Panhel treasurer Jeri Fox, '55.
A provision is included for
transfer students whose sororities
have local chapters. They are en-
titled to the same status in Pan-
hel as actives is also included in
the revised document.

CAMPUS
CALENDAR
"THE GUARANTEED Annual
Wage" will be the topic of Prof.
William Haber's lecture at 8 p.m.
today in the East Lecture Rm. in
Rackham.
* * *
THE PRE-MEDICAL Society'
will meet at 7:30 p.m. today in
Auditorium C, Angell Hall.
Following a short business meet-
ing Josepha Meincke of the Hos-
pital School will lecture about
"The Essence of Medical Culture."
A movie will follow.
* * *
H. D. DES DARDENNE, editor
of the monthly McCall's-S.M.T.
Ad-Planner Service, will discuss
"The Magazine and Modern Mer-
chandising" at 3 p.m. today in
Rm. 141, Business Administration
Bldg.
HENRI BRUGMANS, Rector of
the College of Europ' Bruigec' Bel-
gium, will speak at 4:15 today at
Rackham Amphitheater. Subject
of his talk, which is sponsored by
the political science department,
will be "Problems and Prospects
of European Union."

Generation
Positions on the editorial and
business staffs of the Genera-
tion will be discussed during a
meeting at 3:15 p.m. today in
the Generaion office at the
Student Publications Bldg.
Students interested in crea-
tive writing, art or music are
invited to attend. No previous
experience is necessary.
Those unable to attend may
contact the Generation editor.

Lavalle Shall

Trade Boundaries Cause
Problem, Says Hamilton

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4

Daily-Dick Gaskiil
NEARING DEADLINE-Carey Wall, 58, Eunice Richards, '58 and
Jennie Gibson, '58 file and index cards containing 18,000 names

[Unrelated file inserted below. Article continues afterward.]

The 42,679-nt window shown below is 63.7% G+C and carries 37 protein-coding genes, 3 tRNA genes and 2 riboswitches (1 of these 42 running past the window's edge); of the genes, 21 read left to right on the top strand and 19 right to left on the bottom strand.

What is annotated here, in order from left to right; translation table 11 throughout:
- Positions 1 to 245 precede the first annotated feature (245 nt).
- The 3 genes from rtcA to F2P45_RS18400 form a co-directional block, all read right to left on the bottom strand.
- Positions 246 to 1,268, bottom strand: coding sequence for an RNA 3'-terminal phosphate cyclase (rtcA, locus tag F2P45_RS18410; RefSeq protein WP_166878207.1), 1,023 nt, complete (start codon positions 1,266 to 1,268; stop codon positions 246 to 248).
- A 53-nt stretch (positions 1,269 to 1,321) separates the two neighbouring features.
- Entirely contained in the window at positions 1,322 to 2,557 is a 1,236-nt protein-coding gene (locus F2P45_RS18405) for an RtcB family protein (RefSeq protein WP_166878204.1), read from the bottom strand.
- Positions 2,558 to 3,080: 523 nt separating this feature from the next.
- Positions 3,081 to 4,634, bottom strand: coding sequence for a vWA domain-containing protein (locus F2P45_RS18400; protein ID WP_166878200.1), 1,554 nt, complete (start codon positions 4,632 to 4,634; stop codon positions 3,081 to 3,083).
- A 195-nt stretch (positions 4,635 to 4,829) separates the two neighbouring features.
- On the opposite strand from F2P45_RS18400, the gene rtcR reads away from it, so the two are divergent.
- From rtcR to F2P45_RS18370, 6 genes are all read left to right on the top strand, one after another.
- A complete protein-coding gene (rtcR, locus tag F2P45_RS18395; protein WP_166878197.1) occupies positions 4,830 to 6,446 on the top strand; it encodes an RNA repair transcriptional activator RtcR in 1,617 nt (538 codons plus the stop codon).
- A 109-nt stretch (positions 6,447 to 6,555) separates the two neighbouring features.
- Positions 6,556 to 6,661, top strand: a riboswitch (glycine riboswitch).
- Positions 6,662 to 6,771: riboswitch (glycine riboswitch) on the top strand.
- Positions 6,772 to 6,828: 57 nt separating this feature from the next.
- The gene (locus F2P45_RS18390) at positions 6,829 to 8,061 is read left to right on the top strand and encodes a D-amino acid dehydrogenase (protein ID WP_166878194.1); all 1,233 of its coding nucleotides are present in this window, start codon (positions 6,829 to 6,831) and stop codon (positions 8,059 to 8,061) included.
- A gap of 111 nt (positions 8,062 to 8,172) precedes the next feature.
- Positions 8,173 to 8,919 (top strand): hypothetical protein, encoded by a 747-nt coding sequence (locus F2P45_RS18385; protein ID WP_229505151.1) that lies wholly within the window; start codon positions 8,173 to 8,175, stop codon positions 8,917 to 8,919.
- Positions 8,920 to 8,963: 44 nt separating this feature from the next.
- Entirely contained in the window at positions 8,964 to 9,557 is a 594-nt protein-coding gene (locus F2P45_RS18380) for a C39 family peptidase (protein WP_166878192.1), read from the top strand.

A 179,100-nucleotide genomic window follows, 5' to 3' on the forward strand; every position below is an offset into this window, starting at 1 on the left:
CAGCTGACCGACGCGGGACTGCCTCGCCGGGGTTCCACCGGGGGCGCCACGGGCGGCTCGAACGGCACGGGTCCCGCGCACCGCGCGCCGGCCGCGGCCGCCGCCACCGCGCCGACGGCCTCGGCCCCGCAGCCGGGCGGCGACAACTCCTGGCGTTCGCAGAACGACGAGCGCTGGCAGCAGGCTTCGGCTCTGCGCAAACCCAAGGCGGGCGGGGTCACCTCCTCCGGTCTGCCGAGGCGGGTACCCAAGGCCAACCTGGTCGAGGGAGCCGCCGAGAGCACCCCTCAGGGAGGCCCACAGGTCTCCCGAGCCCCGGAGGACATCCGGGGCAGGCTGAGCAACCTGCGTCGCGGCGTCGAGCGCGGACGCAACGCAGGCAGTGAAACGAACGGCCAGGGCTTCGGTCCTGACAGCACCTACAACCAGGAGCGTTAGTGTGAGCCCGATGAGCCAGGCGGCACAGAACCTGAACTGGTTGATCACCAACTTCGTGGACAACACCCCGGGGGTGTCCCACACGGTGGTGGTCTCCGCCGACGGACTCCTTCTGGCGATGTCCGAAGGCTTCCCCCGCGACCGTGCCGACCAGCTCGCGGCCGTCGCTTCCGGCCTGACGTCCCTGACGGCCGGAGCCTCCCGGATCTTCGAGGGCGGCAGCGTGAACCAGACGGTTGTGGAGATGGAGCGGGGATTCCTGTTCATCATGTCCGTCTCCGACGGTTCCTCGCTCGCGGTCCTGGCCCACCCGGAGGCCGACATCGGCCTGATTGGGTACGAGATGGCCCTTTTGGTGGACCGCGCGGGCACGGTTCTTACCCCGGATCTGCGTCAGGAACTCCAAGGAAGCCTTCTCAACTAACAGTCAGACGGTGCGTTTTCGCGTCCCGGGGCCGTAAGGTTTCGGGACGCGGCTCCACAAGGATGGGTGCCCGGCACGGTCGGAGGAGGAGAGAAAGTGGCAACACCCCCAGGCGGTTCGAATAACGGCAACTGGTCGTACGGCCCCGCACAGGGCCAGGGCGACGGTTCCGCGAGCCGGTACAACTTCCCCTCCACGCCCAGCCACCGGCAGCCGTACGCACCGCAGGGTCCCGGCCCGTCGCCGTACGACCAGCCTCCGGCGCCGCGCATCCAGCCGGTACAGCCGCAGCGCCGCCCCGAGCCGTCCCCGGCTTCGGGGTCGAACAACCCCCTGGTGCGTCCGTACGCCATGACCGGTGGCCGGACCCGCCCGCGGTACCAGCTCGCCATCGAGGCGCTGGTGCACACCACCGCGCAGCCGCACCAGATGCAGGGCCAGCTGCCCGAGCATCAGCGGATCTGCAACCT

which will appear in this year's 'Ensian. Today and tomorrow
are the last days the yearbook will be on sale for $6.50, before
prices rise to $7.00. Campus-wide sales will take place 8 a.m. to
4 p.m. at the Union, Engine Arch, Women's Athletic Bldg. and
Diag. '
SPEAKER SHORTAGE:
Cancel Mott Lecture Series

Direct Bands
Band of America conductor Paul
Lavalle will direct three Ann Ar-
bor bands in the annual Bands in
Review program tomorrow in Hill
Auditorium.
Participating bands are from
Ann Arbor High School, Slausson
Junior High School and Tappan
Junior High School.
A University saxophone quartet
will play, while master of ceremo-
nies for the program will be Steve
Filipiak.
Tickets are available from any
school band member, the Lions
Club and local music stores.

Competitive nationalist trade
boundaries which have outlived
their purpose and are now only a
nuisance have forced corporations
to take evasive steps which may
become a threat to national se-
curity, according to Washington,
D.C., attorney Walter H. Hamil-
ton.
In his William W. Cook lecture
yesterday, Hamilton said "the
danger lies in the fact that citi-
zens of another country, through
their positions as arrangers of a
private economic 'government',
can exert world-wide control of a
vital product."
As an example, we suggested
agreements with foreign oil com-
panies may well involve America
in unpleasantness in the Near
East, noting the control of these
agreements is not in the hands of
any governmental body.
Hamilton said that corporations
have used two major means of
evading the national boundaries,
which consisted usually of prohibi-

tively high tariffs and political
f rontiers.
Before World War I the most
common method was setting up a
corporation in a foreign nation,
by getting the charter from one
place and operating the plant in
another.
Through a complicated organi-
zation in which ownership, char-
ter and production are spread over
a large area, the corporation
"jumps boundaries" and is free
from political allegiance.
Between the wars, another
method of evasion became preva-
lent. Raw material with low tar-
iff rates would be brought across
borders a.nd refined in the country
of production, which was low in
those materials.- Variations of this
two-part production are in evi-
dence in a number of goods, Ham-
ilton said.